IRLRI Host Oyster Mat Workshops for the Community

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Mission: Lure filter feeders to back to the shores of the Indian River Lagoon

Florida Tech’s Indian River Lagoon Research Institute (IRLRI) hosted several oyster mat workshops for the community this spring. The goal of the Living Docks program, led by associate professor Robert Weaver and research assistant professorKelli Hunsucker in the Department of Ocean Engineering and Sciences, is to bring back habitat for oysters lost to costal construction, seawalls and pollution in the Indian River Lagoon.

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Oyster mats are made with oyster shells securely tied to mesh sheets that can then be hung from the pilings of docks. The shells attract the larva of filter feeding organisms such as oysters, sponges, barnacles and tunicates. Oyster mats teeming with new life have the potential to significantly improve local water quality as well as provide habitat for crabs and fish.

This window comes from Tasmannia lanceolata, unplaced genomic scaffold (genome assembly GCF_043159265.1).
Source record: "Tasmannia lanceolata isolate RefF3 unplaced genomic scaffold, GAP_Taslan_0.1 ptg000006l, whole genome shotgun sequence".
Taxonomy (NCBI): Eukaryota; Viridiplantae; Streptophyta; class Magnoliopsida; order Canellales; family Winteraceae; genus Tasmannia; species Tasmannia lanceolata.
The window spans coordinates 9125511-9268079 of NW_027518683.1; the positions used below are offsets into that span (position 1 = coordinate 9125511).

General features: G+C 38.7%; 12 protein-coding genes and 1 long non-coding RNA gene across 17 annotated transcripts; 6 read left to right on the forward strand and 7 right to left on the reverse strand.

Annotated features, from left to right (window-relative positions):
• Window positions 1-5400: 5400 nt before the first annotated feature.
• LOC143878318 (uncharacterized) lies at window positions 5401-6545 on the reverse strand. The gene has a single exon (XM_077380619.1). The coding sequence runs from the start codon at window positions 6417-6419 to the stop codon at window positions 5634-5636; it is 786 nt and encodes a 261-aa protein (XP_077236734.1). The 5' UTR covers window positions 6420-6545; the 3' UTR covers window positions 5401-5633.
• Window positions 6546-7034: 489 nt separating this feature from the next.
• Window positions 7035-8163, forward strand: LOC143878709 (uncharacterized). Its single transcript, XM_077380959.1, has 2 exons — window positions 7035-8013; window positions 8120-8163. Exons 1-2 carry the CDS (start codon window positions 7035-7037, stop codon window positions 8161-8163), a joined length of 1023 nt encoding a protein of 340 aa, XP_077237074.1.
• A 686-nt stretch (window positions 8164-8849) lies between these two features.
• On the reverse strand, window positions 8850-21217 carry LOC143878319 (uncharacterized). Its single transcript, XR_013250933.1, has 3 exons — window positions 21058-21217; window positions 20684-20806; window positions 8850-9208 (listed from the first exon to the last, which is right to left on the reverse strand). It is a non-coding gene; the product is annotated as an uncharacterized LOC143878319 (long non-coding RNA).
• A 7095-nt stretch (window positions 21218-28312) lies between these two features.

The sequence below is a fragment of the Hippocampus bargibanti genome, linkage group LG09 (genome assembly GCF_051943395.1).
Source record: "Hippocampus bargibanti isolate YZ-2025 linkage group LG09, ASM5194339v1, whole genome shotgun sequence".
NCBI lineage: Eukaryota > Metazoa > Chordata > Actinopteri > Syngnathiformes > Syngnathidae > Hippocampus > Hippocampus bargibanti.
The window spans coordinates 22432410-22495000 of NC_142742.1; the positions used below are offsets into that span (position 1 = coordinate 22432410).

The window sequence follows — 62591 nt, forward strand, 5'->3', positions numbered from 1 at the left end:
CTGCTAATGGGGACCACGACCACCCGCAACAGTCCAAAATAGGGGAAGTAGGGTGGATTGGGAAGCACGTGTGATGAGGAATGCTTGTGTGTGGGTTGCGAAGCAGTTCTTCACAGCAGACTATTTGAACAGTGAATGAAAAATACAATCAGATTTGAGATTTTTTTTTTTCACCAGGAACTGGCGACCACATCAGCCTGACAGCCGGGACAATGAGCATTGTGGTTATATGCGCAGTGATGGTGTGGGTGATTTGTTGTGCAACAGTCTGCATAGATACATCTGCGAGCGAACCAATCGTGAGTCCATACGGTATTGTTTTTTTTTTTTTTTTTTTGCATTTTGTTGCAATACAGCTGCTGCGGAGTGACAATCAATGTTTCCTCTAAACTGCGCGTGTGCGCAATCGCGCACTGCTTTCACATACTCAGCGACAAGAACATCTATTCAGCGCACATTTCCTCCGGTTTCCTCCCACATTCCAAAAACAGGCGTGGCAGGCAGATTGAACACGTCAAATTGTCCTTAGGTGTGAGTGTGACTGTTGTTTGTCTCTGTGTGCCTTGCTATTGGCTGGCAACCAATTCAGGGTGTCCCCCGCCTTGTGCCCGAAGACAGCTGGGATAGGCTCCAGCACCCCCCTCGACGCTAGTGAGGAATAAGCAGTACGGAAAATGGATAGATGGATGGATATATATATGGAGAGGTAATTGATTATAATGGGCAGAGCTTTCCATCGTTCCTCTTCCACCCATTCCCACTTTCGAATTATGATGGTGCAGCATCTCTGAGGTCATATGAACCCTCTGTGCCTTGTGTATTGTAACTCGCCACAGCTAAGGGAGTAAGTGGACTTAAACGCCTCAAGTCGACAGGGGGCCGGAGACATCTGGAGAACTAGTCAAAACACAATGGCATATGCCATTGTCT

And, besides filtering impurities from the water, many marine species depend on oysters for food and habitat; and large clumps of oysters create natural reefs that help block wave energy, which prevents shoreline erosion.

The oyster shells come from the Shuck & Share Oyster Recycling Project. Participating restaurants up and down Brevard and Volusia counties donate their shells to the Brevard Zoo. The zoo sun-bleaches the shells and then distributes them to organizations such as the IRLRI for programs such as Living Docks.

Here is a look at recent oyster mat making events with the IRLRI.

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An Ocean Engineering student drills a hole into each oyster shell.

 

A father and son take the shells and weave a zip ties through the holes in the shell and attach them to the mesh mat. The project was an Earth Day event on the Florida Tech campus.

 

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Florida Tech ocean engineers, Dr. Kelli Hunsucker and Dr. Robert Weaver, started the Living Docks program to bring more filter feeding organisms back the shores of the Indian River Lagoon.

 

Completed mats ready to be deployed by the IRLRI team and IAP employees in Cape Canaveral.

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